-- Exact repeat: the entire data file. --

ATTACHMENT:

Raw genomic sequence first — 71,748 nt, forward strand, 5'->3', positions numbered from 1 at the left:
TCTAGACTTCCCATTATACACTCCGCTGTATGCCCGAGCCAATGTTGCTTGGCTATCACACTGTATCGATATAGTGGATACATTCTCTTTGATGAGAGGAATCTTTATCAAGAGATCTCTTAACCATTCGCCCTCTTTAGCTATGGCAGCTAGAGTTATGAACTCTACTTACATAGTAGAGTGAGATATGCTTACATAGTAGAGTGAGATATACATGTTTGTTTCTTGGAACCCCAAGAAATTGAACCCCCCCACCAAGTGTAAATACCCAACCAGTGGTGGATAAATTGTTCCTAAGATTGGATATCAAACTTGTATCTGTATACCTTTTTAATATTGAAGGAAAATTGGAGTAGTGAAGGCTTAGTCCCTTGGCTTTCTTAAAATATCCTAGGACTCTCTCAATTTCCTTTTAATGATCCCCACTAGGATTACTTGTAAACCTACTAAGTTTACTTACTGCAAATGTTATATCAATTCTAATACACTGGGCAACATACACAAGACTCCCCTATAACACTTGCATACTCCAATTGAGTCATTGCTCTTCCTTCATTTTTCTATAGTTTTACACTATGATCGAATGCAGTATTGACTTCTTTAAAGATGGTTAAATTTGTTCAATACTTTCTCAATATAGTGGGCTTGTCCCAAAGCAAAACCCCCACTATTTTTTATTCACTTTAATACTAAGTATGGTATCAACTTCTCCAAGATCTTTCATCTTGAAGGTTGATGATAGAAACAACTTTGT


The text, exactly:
Raw genomic sequence first — 71,748 nt, forward strand, 5'->3', positions numbered from 1 at the left:
TCTAGACTTCCCATTATACACTCCGCTGTATGCCCGAGCCAATGTTGCTTGGCTATCACACTGTATCGATATAGTGGATACATTCTCTTTGATGAGAGGAATCTTTATCAAGAGATCTCTTAACCATTCGCCCTCTTTAGCTATGGCAGCTAGAGTTATGAACTCTACTTACATAGTAGAGTGAGATATGCTTACATAGTAGAGTGAGATATACATGTTTGTTTCTTGGAACCCCAAGAAATTGAACCCCCCCACCAAGTGTAAATACCCAACCAGTGGTGGATAAATTGTTCCTAAGATTGGATATCAAACTTGTATCTGTATACCTTTTTAATATTGAAGGAAAATTGGAGTAGTGAAGGCTTAGTCCCTTGGCTTTCTTAAAATATCCTAGGACTCTCTCAATTTCCTTTTAATGATCCCCACTAGGATTACTTGTAAACCTACTAAGTTTACTTACTGCAAATGTTATATCAATTCTAATACACTGGGCAACATACACAAGACTCCCCTATAACACTTGCATACTCCAATTGAGTCATTGCTCTTCCTTCATTTTTCTATAGTTTTACACTATGATCGAATGCAGTATTGACTTCTTTAAAGATGGTTAAATTTGTTCAATACTTTCTCAATATAGTGGGCTTGTCCCAAAGCAAAACCCCCACTATTTTTTATTCACTTTAATACTAAGTATGGTATCAACTTCTCCAAGATCTTTCATCTTGAAGGTTGATGATAGAAACAACTTTGT